In June the Home Secretary commissioned the Migration Advisory Committee (MAC) to advise on the level at which limits on tier 1 and tier 2 of the points based system (PBS) should be set for their first year of operation in 2011/2012 in order to contribute to achieving the Government's aim of reducing net migration to an annual level of 'tens of thousands' by the end of this Parliament.
The MAC received over 400 written submissions, including from this firm, and has today published a 324 page report which can be found by clicking here.
In the report the MAC comments that the number of migrant workers coming to the UK from outside the EU should be cut by between 13% and 25% next year. Such cuts however will only contribute 20% to the Government's target of reducing UK immigration to 'tens of thousands' and therefore the Committee has warned that the other 80% will have to come from student and family migration. This will cause further alarm to the education sector which has already warned that the current immigration policy is causing considerable harm to the UK's ability to attract genuine students who make a significant contribution to the economy.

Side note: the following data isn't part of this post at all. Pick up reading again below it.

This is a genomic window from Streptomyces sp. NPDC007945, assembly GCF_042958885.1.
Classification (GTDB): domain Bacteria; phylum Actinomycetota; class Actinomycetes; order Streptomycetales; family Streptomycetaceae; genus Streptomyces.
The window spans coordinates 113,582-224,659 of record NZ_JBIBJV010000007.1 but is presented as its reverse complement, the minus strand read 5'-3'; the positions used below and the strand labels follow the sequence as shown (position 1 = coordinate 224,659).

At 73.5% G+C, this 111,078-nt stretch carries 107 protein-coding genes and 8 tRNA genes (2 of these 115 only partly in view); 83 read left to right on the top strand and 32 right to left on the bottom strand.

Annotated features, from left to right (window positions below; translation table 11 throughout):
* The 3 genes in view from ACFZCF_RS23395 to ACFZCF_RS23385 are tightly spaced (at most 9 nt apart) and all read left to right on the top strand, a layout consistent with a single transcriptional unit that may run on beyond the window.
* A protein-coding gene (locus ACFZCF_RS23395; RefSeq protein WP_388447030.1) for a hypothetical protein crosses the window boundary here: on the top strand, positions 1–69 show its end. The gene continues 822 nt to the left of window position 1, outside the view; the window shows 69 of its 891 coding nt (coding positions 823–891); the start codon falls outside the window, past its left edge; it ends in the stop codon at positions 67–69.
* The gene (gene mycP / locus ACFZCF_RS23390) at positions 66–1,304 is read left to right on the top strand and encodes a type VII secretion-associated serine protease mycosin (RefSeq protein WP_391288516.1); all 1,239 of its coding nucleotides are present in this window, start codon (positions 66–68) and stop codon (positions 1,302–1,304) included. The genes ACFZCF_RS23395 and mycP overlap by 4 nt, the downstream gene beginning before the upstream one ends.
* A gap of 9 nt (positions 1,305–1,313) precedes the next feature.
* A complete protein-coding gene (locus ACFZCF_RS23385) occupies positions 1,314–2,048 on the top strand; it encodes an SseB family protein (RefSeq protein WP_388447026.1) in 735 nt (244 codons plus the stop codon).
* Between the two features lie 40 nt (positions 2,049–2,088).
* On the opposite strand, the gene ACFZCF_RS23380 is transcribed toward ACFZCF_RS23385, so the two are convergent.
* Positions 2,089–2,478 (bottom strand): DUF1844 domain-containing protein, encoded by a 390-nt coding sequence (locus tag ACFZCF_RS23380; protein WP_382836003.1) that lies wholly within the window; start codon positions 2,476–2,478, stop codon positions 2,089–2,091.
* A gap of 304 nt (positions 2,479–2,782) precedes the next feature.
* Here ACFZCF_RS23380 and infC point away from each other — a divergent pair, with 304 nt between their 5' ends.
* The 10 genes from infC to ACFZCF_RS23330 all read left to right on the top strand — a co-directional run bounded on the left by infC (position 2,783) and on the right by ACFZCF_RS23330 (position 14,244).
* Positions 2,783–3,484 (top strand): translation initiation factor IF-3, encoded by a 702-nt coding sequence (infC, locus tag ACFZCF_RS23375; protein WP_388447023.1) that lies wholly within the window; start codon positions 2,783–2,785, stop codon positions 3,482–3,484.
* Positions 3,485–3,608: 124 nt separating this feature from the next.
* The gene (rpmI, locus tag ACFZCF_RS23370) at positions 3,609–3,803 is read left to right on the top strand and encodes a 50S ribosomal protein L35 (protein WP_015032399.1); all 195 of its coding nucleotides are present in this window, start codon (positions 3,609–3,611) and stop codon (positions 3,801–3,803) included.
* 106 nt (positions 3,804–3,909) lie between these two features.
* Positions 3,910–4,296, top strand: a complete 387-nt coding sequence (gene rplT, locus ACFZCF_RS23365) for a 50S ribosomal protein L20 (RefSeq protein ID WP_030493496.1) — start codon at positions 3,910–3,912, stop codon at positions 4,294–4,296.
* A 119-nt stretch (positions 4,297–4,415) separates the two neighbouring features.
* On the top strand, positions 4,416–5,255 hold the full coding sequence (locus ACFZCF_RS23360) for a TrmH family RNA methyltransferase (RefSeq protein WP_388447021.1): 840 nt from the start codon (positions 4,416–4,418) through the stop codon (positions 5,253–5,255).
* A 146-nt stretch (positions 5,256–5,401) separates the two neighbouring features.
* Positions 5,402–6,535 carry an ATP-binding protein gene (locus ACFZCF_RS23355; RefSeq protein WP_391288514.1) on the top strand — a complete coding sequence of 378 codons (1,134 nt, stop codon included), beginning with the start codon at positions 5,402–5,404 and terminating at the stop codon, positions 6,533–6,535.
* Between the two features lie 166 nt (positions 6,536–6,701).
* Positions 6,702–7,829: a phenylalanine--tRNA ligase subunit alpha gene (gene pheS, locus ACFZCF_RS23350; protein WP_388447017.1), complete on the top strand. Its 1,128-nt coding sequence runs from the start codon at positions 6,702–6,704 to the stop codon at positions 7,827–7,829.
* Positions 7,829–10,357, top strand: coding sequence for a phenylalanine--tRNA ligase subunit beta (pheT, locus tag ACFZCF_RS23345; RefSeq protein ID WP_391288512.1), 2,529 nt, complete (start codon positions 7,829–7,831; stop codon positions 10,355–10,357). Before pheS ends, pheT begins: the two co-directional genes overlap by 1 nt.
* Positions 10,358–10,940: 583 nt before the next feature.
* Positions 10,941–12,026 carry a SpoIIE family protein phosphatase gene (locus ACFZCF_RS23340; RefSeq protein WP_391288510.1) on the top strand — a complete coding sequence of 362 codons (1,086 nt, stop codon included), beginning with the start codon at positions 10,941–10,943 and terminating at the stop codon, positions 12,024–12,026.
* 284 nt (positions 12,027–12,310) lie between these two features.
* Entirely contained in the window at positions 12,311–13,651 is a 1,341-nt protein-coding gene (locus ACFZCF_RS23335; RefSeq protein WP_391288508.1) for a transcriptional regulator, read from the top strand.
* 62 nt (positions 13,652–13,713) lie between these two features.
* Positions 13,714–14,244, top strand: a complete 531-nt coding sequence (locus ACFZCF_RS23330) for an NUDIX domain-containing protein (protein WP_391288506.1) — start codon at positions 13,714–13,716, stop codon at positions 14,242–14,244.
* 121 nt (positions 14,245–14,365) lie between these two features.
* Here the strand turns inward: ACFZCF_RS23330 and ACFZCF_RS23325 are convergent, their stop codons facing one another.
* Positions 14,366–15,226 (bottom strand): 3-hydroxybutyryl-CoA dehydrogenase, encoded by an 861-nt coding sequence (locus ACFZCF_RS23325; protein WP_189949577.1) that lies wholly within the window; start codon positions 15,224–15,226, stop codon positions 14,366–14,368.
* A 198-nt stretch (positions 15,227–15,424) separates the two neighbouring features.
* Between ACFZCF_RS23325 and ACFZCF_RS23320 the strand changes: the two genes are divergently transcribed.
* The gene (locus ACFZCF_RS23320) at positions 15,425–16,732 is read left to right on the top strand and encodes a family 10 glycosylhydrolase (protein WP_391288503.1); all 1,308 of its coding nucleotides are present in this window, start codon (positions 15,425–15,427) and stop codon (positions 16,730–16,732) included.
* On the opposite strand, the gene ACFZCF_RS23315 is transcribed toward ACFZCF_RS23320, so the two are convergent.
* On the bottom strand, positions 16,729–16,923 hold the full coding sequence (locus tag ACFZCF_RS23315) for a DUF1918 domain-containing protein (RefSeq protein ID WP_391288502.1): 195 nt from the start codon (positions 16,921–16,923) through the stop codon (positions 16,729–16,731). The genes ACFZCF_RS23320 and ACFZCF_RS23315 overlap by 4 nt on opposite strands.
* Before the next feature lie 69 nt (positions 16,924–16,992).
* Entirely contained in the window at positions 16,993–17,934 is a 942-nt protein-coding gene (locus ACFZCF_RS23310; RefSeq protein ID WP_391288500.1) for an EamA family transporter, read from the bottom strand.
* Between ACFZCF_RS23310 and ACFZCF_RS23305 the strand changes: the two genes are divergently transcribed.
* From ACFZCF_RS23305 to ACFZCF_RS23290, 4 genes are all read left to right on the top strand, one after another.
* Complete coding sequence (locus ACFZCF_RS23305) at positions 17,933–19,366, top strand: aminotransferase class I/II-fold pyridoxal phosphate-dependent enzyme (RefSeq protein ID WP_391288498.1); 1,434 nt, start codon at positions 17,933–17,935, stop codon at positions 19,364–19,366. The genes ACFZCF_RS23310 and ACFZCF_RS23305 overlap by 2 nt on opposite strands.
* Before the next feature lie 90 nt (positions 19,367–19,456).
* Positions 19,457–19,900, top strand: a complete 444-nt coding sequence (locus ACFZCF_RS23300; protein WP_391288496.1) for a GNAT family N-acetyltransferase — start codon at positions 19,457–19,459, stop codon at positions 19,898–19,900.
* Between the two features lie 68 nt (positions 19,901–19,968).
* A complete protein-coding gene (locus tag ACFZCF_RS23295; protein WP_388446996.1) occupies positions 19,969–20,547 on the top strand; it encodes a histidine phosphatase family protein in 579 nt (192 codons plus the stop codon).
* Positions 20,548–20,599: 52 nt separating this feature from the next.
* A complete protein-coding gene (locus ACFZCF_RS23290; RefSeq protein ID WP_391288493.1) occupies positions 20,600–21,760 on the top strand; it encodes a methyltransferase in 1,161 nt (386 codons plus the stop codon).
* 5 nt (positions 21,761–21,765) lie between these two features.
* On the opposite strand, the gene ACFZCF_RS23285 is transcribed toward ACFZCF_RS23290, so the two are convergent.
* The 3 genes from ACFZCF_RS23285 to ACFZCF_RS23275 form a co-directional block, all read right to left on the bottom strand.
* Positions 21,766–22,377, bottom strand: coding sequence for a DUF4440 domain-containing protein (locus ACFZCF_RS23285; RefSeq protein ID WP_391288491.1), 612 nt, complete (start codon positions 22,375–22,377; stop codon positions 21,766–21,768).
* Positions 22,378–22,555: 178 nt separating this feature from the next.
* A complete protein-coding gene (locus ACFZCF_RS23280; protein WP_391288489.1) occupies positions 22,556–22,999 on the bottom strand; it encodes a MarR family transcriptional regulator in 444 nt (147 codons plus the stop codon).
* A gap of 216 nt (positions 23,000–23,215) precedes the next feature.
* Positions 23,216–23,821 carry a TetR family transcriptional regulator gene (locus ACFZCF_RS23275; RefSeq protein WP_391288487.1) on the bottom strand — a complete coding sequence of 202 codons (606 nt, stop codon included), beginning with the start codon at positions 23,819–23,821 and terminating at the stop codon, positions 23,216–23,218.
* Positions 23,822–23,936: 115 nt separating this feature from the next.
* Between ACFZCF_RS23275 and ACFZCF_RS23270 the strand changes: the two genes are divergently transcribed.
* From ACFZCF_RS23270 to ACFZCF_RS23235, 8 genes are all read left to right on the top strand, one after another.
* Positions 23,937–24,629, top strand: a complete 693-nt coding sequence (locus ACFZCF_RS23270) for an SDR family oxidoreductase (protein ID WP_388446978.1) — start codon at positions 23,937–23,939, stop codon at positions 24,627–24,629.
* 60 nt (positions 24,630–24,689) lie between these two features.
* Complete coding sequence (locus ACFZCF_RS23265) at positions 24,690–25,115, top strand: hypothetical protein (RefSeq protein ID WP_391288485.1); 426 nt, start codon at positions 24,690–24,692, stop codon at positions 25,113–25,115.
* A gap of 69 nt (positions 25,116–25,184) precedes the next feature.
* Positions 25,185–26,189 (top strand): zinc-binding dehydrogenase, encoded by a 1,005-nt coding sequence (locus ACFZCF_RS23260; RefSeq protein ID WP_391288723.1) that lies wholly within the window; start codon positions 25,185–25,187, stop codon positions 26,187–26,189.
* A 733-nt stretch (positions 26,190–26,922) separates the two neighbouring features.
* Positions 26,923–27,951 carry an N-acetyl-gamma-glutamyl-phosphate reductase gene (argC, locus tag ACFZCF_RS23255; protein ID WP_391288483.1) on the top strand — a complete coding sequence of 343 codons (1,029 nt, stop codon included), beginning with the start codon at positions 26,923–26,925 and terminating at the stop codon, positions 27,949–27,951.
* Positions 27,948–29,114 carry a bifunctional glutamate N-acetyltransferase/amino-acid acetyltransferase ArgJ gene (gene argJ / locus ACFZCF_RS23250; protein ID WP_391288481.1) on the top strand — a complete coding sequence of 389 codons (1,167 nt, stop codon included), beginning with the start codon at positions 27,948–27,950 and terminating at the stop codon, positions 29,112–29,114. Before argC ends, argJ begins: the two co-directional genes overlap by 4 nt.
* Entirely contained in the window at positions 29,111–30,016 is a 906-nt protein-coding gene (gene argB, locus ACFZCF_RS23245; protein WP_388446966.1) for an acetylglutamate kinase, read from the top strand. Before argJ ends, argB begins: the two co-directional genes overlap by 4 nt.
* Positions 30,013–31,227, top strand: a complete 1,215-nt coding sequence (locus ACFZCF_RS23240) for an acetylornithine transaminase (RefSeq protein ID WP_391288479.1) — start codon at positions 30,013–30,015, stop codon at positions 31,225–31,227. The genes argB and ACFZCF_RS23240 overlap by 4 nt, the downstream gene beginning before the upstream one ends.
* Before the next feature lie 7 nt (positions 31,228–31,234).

The MAC report also states:
- all things being equal, tier 1 and tier 2 migration clearly has a positive impact on Gross Domestic Product (GDP);
- there is no evidence, at the aggregate level, of adverse labour market impacts. Tier 1 and tier 2 migrants, in the short term at least and on average, almost certainly make a positive net fiscal contribution;
- we have not found clear evidence that tier 1 and tier 2 migrants have either a strong or negative net effect on social cohesion in the UK as a whole.
The Committee has said that the number of visas issued under tier 1 and tier 2 need to be between 37,400 and 43,700 for 2011/12 and that this would represent a cut of between 6,300 and 12,600 visas compared with 2009. It also said that tier 2 visas should be prioritised over tier 1 visas. In addition the MAC has advised the Government that both tiers 1 and 2 should be more selective and the Government should raise the threshold for earnings and qualifications.
We recommend that the MAC's report should be read in conjunction with the findings of the Home Affairs Committee which can be found by clicking here.
In its report the Committee argued that there are 'serious and widespread concerns that the proposed cap will hamper businesses, prevent top-class international professionals from coming to the UK and damage the UK’s ability to recruit the most distinguished scientists into universities and highly talented individuals into UK companies and public services'.